How To Meditate Like Buddha & Transform Yourself

Have you ever wondered what it’s like to attain the same peaceful state of mind that Buddha achieved through meditation? If this question has ever crossed your mind, then you’re in for an enlightening journey. In this post, we’ll explore the ancient practice of meditation and reveal the secrets of “how to meditate like Buddha.

Meditation is connected to the life and wisdom of Siddhartha Gautama, who eventually became the Buddha. To meditate like him, it’s crucial to understand the core principles of his practice. We’ll explore the foundations of the Buddha’s meditation, covering the basics, adopting the proper posture, and delving into techniques he personally practiced. From focusing on your breath to cultivating mindfulness and learning how the Buddha tackled common meditation challenges. So, let’s dive in and discover the timeless secrets of meditating like the Buddha!

Why did Buddha Start to Meditate?

Buddha’s journey into meditation was driven by his deep curiosity about the nature of human suffering and his quest for a path to genuine freedom from it. He didn’t intend to escape the world’s problems; rather, he saw meditation as a powerful tool for self-discovery and inner peace. His meditation practice ultimately led to his enlightenment and the founding of Buddhism.

To put it simply, what Buddha aimed to do through meditation was to quiet the mind, gain insight into thoughts and emotions, and, most importantly, rise above the grip of suffering. It’s a remarkable journey of self-discovery and personal growth.

How did Buddha Create an Ideal Environment for Meditation?

How To Meditate Like Buddha - Buddha sitting under bodhi tree

When we look at Buddha’s meditation, we see that he often sought solitude and tranquility under the Bodhi tree. While you don’t need to find your own Bodhi tree, creating a serene and distraction-free environment can make a world of difference.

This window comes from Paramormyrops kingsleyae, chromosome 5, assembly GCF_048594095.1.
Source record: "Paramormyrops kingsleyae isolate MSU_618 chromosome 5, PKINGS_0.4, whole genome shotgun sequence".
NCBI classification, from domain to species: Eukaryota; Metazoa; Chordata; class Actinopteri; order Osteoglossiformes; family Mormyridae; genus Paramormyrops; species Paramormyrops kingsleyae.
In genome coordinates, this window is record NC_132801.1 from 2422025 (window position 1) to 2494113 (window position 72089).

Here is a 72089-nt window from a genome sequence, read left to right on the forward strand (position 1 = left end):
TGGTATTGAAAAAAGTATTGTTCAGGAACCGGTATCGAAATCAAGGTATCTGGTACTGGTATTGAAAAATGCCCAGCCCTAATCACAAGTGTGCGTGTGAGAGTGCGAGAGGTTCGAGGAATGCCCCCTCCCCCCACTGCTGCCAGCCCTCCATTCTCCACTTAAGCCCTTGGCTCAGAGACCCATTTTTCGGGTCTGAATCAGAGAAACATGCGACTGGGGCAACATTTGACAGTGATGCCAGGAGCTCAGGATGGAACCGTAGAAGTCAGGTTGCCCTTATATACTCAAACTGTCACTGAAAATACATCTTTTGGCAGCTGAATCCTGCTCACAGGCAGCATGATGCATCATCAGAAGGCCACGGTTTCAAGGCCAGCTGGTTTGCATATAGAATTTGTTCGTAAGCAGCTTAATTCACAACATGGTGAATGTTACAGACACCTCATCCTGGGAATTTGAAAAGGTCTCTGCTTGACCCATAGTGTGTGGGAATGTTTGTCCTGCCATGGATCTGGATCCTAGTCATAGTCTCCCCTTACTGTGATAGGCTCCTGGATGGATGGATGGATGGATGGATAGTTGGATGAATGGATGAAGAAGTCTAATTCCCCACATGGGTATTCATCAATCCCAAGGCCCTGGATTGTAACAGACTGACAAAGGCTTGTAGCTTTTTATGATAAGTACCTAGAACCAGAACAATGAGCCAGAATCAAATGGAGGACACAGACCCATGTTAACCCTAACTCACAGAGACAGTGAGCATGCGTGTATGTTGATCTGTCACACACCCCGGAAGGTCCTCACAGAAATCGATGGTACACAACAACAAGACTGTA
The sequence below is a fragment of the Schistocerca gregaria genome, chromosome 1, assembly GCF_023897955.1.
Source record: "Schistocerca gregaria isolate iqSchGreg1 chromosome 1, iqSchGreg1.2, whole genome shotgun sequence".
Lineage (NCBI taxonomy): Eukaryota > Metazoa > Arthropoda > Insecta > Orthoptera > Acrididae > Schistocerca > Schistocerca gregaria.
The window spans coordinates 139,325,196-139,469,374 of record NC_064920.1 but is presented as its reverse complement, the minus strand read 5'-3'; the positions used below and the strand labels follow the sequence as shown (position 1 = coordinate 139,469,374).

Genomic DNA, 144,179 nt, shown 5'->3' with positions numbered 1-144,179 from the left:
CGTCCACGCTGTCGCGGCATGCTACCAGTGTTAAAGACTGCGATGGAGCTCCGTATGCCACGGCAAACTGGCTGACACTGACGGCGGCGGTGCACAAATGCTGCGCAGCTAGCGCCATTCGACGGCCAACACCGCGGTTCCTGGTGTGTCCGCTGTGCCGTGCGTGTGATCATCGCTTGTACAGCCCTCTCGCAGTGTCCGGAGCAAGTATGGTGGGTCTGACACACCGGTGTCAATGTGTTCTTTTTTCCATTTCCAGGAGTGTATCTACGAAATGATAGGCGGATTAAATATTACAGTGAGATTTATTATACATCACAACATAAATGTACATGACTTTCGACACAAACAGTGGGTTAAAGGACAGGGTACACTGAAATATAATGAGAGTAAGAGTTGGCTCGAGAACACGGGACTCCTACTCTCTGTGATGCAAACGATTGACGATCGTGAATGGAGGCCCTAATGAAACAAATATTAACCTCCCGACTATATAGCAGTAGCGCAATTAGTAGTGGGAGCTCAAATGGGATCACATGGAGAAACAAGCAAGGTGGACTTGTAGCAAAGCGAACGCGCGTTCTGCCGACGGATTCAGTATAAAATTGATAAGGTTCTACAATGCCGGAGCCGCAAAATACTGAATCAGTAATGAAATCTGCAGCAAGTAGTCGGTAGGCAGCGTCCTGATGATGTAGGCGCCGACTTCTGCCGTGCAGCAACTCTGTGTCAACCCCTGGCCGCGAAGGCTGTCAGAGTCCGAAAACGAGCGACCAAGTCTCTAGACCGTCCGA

Always remember your environment impacts your inner state. You can replicate the peace and serenity that Buddha found under the Bodhi tree by creating an ideal environment that supports your meditation practice.

So how can you create an ideal environment for your meditation practice? Find a quiet space, keep it tidy, use soft lighting, silence your phone, and let your loved ones know it’s your sacred time. This way, you can fully focus on your practice and find inner peace.

How to sit like a Buddha?

How To Meditate Like Buddha - Buddha Sitting Posture

Buddha’s meditation posture is often depicted as him sitting cross-legged in what’s known as the “lotus position.” In this posture, both of his legs were folded with his feet resting on his thighs.

However, it’s important to note that the lotus position can be challenging, especially for beginners. Don’t be discouraged if it feels uncomfortable at first. Buddha himself likely didn’t start in this position. Instead, consider it a goal to work toward as your flexibility and comfort increase with practice.